The division between "sated" and "unsated" countries -- in Italy they are called "capitalist" and "proletarian" countries -- is not economic but psychological. England, supposedly one of the "sated" countries, has to import from overseas half of her foodstuffs, all of her petroleum, copper, cotton, rubber, potash, a third of her iron ore, three-fourths of her sulphur, pyrites and wool, etc. Switzerland and the Scandinavian countries, which have a soil even more ungrateful than Italy's, disturb no one on account of their lack of raw materials, and act as if they were "sated" countries. If the Swiss and Scandinavian intellectuals and politicians should start repeating in the schools, in books, in newspapers, at meetings, and in legislative halls, that their countries cannot live without colonies to supply them with raw materials, those countries after several years of this propaganda would likewise join the ranks of the "unsated" countries.

Mussolini is today turning the world upside down, and Hitler will do it tomorrow, by demanding colonies, because they "feel" unsated. They feel unsated because colonies are symbols of superiority and every country which wants to be regarded as powerful must possess colonies, just as every millionaire must possess a Rolls Royce and deck his wife or his mistress with jewels. For the same reasons of "prestige" -- in this case, to preserve and not to acquire prestige -- Winston Churchill would provoke another World War rather than give back to Germany Tanganyika or Southwest Africa. The problems of overpopulation and raw materials are economic afterthoughts devised to justify psychological unrest. Pareto would have said that economic derivations disguise political residues.

During the fifty years preceding the World War the population of Italy increased by one quarter, yet it did not die of hunger. Indeed, its standard of living rose steadily even though Italy possessed neither raw materials nor colonies suited for Italian emigrants. The problem was solved by peace and prosperity. The products which Italy exports are silk, wines, early fruits and vegetables, automobiles, textiles and other finished products, that is to say goods which are not indispensable and which find a market only if other countries are prosperous. Neither do foreigners go and travel in Italy unless well enough off to spend money on luxuries. Nor need other countries absorb Italian labor, if they themselves are not enjoying prosperity.

An Italian Government guided by men with common sense, having the real interests of the people at heart, would therefore as its first duty work for peace, develop emigration and at the same time not foster an increase in population. Instead of this, Mussolini has repressed emigration as though it were a crime, has commanded Italian women to breed more children, and when last summer a way of settling his quarrel with Ethiopia by peaceful means was offered him, declared to the French ambassador (as reported by the French journalist "Pertinax"): "If you brought me Abyssinia on a silver tray, I would not accept it, for I am resolved to take it by force."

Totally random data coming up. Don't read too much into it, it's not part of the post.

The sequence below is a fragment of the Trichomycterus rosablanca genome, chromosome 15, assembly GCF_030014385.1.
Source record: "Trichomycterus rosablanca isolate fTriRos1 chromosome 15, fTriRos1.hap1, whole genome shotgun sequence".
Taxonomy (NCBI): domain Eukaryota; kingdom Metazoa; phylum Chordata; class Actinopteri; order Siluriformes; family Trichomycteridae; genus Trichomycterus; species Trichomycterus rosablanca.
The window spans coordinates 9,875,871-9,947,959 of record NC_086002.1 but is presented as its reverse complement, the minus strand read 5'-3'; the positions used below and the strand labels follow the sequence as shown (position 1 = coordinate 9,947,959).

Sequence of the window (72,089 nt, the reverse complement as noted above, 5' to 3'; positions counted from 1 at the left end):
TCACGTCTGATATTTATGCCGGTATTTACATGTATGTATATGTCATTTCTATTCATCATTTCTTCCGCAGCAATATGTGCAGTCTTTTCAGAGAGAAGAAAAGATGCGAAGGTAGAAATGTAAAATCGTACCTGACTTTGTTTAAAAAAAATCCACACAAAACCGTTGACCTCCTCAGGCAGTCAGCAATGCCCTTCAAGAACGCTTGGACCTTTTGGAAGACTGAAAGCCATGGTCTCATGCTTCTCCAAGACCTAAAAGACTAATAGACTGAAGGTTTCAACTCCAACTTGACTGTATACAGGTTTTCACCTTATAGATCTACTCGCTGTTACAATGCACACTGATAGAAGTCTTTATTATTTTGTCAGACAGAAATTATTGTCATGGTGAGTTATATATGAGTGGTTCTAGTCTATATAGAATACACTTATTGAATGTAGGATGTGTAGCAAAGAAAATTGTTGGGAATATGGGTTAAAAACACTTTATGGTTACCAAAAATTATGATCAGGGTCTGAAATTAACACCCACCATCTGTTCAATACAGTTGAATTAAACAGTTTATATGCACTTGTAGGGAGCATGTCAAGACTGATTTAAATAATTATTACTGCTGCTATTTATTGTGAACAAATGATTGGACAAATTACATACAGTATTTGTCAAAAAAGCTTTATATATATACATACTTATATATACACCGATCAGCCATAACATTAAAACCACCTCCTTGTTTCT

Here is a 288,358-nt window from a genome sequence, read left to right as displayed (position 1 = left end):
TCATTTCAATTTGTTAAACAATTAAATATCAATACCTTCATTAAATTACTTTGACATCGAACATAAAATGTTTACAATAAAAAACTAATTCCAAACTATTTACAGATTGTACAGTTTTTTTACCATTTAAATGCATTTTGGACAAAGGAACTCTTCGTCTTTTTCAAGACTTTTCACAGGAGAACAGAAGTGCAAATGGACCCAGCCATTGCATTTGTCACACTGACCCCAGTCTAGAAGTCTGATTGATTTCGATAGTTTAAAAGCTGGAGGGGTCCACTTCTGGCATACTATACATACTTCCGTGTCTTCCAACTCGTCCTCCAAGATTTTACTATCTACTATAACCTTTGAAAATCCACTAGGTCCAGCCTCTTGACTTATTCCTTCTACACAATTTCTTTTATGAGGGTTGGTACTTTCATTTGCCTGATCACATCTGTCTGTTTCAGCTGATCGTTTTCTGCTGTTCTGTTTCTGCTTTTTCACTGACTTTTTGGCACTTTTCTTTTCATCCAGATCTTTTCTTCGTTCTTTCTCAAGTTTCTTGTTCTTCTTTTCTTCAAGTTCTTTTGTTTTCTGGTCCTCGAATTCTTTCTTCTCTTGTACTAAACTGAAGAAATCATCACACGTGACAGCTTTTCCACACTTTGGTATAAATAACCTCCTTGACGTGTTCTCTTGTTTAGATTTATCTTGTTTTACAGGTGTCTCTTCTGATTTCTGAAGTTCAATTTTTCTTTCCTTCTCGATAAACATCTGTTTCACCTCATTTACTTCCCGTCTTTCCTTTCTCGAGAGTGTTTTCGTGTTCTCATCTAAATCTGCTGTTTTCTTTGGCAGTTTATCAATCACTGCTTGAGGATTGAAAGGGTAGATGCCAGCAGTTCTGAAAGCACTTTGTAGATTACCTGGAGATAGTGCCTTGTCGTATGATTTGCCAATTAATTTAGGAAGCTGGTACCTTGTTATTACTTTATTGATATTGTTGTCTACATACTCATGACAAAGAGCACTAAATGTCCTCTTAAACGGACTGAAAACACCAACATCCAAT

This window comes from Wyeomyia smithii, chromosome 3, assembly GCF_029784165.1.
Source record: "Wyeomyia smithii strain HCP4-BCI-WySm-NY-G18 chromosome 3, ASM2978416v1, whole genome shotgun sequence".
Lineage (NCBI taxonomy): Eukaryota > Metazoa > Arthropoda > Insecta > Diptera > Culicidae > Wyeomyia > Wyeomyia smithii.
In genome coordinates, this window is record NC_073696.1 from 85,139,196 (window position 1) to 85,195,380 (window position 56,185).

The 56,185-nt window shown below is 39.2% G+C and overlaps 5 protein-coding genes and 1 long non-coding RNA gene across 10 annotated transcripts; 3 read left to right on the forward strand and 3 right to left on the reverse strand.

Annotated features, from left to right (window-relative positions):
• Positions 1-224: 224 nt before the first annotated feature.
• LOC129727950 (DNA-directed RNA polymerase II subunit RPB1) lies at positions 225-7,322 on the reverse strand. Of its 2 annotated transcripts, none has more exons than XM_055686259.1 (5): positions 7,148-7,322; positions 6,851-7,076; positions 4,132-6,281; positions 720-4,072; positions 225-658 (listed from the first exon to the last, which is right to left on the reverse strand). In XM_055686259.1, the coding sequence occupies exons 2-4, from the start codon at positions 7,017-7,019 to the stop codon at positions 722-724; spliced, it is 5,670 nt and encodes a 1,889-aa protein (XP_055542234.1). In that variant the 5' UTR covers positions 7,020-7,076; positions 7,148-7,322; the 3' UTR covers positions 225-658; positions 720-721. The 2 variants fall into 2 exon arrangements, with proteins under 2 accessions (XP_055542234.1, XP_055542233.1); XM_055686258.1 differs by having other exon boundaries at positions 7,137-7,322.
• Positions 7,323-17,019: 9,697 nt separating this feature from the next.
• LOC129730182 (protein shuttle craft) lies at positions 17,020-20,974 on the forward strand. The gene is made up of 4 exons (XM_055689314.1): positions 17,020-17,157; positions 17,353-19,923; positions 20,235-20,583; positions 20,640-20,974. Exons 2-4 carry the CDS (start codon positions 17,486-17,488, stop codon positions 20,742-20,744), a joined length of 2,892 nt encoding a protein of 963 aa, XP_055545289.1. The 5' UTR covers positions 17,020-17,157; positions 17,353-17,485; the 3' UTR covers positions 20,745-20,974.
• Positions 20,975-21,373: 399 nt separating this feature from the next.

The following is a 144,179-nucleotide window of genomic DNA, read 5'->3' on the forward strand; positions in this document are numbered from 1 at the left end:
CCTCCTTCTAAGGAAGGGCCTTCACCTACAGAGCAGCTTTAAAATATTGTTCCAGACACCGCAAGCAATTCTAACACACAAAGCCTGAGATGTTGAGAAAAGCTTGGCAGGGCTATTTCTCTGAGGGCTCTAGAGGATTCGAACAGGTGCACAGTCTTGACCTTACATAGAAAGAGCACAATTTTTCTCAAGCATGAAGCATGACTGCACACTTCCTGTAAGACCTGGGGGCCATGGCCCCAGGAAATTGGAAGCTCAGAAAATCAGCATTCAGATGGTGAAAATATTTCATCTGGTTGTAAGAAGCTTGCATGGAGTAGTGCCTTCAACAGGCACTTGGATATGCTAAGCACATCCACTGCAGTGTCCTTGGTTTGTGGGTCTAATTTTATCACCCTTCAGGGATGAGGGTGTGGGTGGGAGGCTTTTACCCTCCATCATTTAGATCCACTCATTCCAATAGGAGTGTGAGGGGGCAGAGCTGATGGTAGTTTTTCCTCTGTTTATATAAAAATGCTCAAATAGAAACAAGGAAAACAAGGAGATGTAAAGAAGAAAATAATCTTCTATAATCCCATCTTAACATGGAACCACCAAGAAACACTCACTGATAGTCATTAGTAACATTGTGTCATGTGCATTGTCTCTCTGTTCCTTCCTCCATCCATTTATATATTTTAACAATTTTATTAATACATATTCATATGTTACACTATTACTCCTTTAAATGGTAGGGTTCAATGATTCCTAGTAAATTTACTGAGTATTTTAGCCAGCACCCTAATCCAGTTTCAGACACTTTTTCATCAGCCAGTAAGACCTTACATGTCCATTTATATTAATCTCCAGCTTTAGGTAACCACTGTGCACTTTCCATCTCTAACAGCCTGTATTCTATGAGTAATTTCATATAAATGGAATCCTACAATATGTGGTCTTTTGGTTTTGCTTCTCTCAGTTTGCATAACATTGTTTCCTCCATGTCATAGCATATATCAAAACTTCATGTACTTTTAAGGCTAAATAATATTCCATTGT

[i] Brooks Emeny, "The Strategy of Raw Materials." New York: Macmillan, 1936, 174 ff.

[ii]Cf. R. D. Ward, "Climate Considered Especially in Relation to Man." New York: Putnam, 1918, p. 269-270.

[iii] "Annuario Statistico Italiano: 1934," p. 5.

[iv] C. Zoli: "L'avvaloramento agricolo dell'Eritrea," in Rassegna Italiana, May 1930, p. 203-204.

[v]Bollettino Mensile di Statistica, September 21, 1935, p. 707.

[vi]Popolo d'Italia, July 21, 1935. According to the "Annuario Statistico: 1934", p. 244, the 1,361 persons who in 1931 composed the families of farmers in Tripolitania had risen to 6,500 in 1933.

[vii] "Annuario Statistico Italiano: 1922-1925," p. 13.

[viii] 38,755,000 in "Compendio Statistico: 1928," p. 23; 38,724,000 in "Annuario Statistico: 1930," p. 24; 38,769,000 in "Compendio Statistico: 1931," p. 10.

[ix]Bollettino Mensile di Statistica, May 21, 1931, p. 451.

[x] Speeches of February 6 and 10, 1926, and May 26, 1927.

[xi] "Annuario Statistico Italiano: 1927," p. 14.

[xii] "Annali di Statistica," Series VI, v. III, 1929, p. 120.

[xiii]Lavoro Fascista, October 30, 1929.

[xiv] "Annali di Statistica," Series VI, v. VI, 1930, p. 63.

[xv] Official communiqué to the press, October 13, 1931.

[xvi]Bolletino Mensile di Statistica, September 21, 1935, p. 709.

[xvii] V. Peglion, "Le Bonifiche in Italia." Bologna: Zanichelli, p. 5.

[xviii]Ibid., pp. 6-7; see also S. Trentin, "Per un nuovo orientamento della legislazione in materia di bonifiche." Venice, 1919, p. 13.

[xix] Ministry of Public Works, "Le Opere Pubbliche al 30 Giugno 1926." Rome, 1927, 211 ff.

[xx] De Stefani, "Documenti sulla condizione finanziaria ed economica dell'Italia." Rome, May 1923, p. 456.

[xxi] De Stefani, "L'Azione dello Stato Italiano per le Opere Pubbliche: 1862-1924," Rome, 1925, p. 131.

[xxii] De Stefani, "Documenti" (May 1923), p. 211 and 457.

[xxiii] Ministry of Finance, "Il Bilancio dello Stato dal 1913-14 al 1929-30," Rome, 1931, p. 370.

[xxiv] Federazione Nazionale delle Bonifiche, "Le Bonifiche in Italia al 1 luglio 1927." Vicenza, 1928.

[xxv] "Le Opere Pubbliche al 30 giugno, 1926," 211 ff.

[xxvi] "Il Bilancio dello Stato dal 1913-14 al 1929-30," p. 370.

[xxvii] Serpieri, "La legge sulla bonifica integrale nel secondo anno," Rome, 1932, p. 73.

[xxviii] G. Mauco, "Les étrangers dans les campagnes françaises," Annales de Géographie, March 15, 1926, p. 107.

[xxix] Report of Deputy Torre on the foreign affairs budget for 1928-29.

[xxx] Law of October 27, 1927 and official communiqués published on August 17 and 30, 1928.

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  • GAETANO SALVEMINI, formerly Professor of History in the University of Florence and member of the Italian Parliament; now visiting lecturer at Harvard University and at the New School for Social Research, New York; author of "The Fascist Dictatorship in Italy," and other works